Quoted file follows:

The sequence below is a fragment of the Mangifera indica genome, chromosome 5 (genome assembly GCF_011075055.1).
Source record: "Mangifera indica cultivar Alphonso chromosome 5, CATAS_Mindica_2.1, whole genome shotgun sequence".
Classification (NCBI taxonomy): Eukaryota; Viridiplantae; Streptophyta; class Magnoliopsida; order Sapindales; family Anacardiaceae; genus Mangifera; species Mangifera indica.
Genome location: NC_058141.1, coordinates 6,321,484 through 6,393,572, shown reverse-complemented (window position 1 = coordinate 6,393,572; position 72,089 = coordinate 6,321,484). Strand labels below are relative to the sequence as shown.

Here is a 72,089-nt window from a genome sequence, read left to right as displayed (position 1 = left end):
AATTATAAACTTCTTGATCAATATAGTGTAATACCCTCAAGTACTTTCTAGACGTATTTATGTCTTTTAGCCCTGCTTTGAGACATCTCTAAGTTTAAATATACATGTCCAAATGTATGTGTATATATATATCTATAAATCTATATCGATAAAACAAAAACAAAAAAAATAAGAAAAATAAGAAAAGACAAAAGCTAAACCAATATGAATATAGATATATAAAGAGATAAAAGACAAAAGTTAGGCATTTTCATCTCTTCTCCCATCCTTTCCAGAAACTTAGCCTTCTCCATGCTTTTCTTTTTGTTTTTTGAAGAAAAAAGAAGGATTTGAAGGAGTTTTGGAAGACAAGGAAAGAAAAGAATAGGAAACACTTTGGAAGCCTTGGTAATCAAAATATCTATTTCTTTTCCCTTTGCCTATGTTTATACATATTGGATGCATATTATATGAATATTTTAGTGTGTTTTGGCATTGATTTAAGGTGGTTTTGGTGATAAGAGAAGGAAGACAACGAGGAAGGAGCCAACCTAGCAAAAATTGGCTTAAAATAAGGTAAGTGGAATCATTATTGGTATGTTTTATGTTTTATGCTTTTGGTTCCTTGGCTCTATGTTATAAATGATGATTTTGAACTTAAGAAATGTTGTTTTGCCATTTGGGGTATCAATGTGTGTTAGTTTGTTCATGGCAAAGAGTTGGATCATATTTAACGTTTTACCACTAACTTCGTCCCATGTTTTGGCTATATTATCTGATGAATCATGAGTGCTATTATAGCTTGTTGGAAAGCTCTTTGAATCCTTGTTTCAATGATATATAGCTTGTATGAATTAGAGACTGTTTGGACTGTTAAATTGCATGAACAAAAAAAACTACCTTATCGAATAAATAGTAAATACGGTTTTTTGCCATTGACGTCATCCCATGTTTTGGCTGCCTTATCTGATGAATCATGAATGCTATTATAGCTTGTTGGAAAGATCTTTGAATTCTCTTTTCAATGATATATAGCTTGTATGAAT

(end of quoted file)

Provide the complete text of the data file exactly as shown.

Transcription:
The sequence below is a fragment of the Mangifera indica genome, chromosome 5 (genome assembly GCF_011075055.1).
Source record: "Mangifera indica cultivar Alphonso chromosome 5, CATAS_Mindica_2.1, whole genome shotgun sequence".
Classification (NCBI taxonomy): Eukaryota; Viridiplantae; Streptophyta; class Magnoliopsida; order Sapindales; family Anacardiaceae; genus Mangifera; species Mangifera indica.
Genome location: NC_058141.1, coordinates 6,321,484 through 6,393,572, shown reverse-complemented (window position 1 = coordinate 6,393,572; position 72,089 = coordinate 6,321,484). Strand labels below are relative to the sequence as shown.

Here is a 72,089-nt window from a genome sequence, read left to right as displayed (position 1 = left end):
AATTATAAACTTCTTGATCAATATAGTGTAATACCCTCAAGTACTTTCTAGACGTATTTATGTCTTTTAGCCCTGCTTTGAGACATCTCTAAGTTTAAATATACATGTCCAAATGTATGTGTATATATATATCTATAAATCTATATCGATAAAACAAAAACAAAAAAAATAAGAAAAATAAGAAAAGACAAAAGCTAAACCAATATGAATATAGATATATAAAGAGATAAAAGACAAAAGTTAGGCATTTTCATCTCTTCTCCCATCCTTTCCAGAAACTTAGCCTTCTCCATGCTTTTCTTTTTGTTTTTTGAAGAAAAAAGAAGGATTTGAAGGAGTTTTGGAAGACAAGGAAAGAAAAGAATAGGAAACACTTTGGAAGCCTTGGTAATCAAAATATCTATTTCTTTTCCCTTTGCCTATGTTTATACATATTGGATGCATATTATATGAATATTTTAGTGTGTTTTGGCATTGATTTAAGGTGGTTTTGGTGATAAGAGAAGGAAGACAACGAGGAAGGAGCCAACCTAGCAAAAATTGGCTTAAAATAAGGTAAGTGGAATCATTATTGGTATGTTTTATGTTTTATGCTTTTGGTTCCTTGGCTCTATGTTATAAATGATGATTTTGAACTTAAGAAATGTTGTTTTGCCATTTGGGGTATCAATGTGTGTTAGTTTGTTCATGGCAAAGAGTTGGATCATATTTAACGTTTTACCACTAACTTCGTCCCATGTTTTGGCTATATTATCTGATGAATCATGAGTGCTATTATAGCTTGTTGGAAAGCTCTTTGAATCCTTGTTTCAATGATATATAGCTTGTATGAATTAGAGACTGTTTGGACTGTTAAATTGCATGAACAAAAAAAACTACCTTATCGAATAAATAGTAAATACGGTTTTTTGCCATTGACGTCATCCCATGTTTTGGCTGCCTTATCTGATGAATCATGAATGCTATTATAGCTTGTTGGAAAGATCTTTGAATTCTCTTTTCAATGATATATAGCTTGTATGAAT